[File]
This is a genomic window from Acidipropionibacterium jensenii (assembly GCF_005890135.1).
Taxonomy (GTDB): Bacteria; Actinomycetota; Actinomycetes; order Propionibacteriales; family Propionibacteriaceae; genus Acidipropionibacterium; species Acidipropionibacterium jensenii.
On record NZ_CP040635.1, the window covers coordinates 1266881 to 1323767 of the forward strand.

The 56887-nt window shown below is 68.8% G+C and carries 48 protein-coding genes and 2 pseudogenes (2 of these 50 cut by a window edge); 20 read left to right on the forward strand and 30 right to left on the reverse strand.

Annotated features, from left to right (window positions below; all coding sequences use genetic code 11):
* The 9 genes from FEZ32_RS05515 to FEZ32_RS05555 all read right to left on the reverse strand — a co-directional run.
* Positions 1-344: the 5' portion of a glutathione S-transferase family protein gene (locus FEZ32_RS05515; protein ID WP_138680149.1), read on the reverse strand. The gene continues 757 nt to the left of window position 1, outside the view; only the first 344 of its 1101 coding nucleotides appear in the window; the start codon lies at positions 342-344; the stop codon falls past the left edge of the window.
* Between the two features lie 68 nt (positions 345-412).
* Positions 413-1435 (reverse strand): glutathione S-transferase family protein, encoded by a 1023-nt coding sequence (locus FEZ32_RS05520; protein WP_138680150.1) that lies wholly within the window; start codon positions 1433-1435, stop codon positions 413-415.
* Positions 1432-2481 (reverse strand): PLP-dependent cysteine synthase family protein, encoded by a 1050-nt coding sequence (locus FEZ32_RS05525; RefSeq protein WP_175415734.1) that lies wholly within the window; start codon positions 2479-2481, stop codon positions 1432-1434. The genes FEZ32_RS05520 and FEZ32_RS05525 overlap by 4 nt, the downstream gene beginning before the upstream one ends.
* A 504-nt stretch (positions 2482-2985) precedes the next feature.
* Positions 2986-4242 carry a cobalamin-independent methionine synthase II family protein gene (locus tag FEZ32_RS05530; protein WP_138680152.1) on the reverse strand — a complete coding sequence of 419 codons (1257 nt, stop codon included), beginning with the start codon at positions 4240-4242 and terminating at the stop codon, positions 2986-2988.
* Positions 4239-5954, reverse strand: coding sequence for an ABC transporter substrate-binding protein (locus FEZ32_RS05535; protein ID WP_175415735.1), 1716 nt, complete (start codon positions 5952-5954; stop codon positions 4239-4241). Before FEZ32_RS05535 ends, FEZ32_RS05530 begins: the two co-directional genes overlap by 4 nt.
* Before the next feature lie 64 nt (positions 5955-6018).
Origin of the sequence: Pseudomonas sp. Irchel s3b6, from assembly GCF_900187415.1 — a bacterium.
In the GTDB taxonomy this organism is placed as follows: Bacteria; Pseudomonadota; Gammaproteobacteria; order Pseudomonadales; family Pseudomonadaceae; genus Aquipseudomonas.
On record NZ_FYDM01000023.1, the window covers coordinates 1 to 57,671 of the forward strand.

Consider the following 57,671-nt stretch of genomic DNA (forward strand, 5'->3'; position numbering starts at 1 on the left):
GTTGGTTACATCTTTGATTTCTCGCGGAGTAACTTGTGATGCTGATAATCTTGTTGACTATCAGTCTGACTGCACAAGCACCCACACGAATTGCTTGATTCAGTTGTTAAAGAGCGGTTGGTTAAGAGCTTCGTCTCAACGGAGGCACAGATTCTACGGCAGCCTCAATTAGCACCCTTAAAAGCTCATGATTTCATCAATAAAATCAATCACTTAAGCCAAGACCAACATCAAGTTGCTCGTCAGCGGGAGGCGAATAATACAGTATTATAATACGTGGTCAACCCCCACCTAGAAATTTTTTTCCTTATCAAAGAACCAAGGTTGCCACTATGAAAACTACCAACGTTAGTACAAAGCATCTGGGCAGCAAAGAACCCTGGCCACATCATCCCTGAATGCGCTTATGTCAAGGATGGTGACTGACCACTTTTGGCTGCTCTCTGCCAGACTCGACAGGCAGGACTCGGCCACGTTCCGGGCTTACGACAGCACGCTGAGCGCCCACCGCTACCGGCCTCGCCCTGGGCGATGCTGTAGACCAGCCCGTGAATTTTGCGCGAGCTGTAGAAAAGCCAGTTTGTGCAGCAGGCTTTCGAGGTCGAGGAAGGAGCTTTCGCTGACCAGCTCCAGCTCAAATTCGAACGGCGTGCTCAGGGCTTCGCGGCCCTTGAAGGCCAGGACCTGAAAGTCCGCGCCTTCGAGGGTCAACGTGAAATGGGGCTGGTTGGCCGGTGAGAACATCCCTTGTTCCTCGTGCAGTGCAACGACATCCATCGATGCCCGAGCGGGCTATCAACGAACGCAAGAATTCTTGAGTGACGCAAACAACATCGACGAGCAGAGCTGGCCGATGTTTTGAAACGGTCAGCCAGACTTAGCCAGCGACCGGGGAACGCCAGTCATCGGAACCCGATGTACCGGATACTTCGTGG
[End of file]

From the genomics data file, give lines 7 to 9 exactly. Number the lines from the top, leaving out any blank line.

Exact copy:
* Positions 1-344: the 5' portion of a glutathione S-transferase family protein gene (locus FEZ32_RS05515; protein ID WP_138680149.1), read on the reverse strand. The gene continues 757 nt to the left of window position 1, outside the view; only the first 344 of its 1101 coding nucleotides appear in the window; the start codon lies at positions 342-344; the stop codon falls past the left edge of the window.
* Between the two features lie 68 nt (positions 345-412).
* Positions 413-1435 (reverse strand): glutathione S-transferase family protein, encoded by a 1023-nt coding sequence (locus FEZ32_RS05520; protein WP_138680150.1) that lies wholly within the window; start codon positions 1433-1435, stop codon positions 413-415.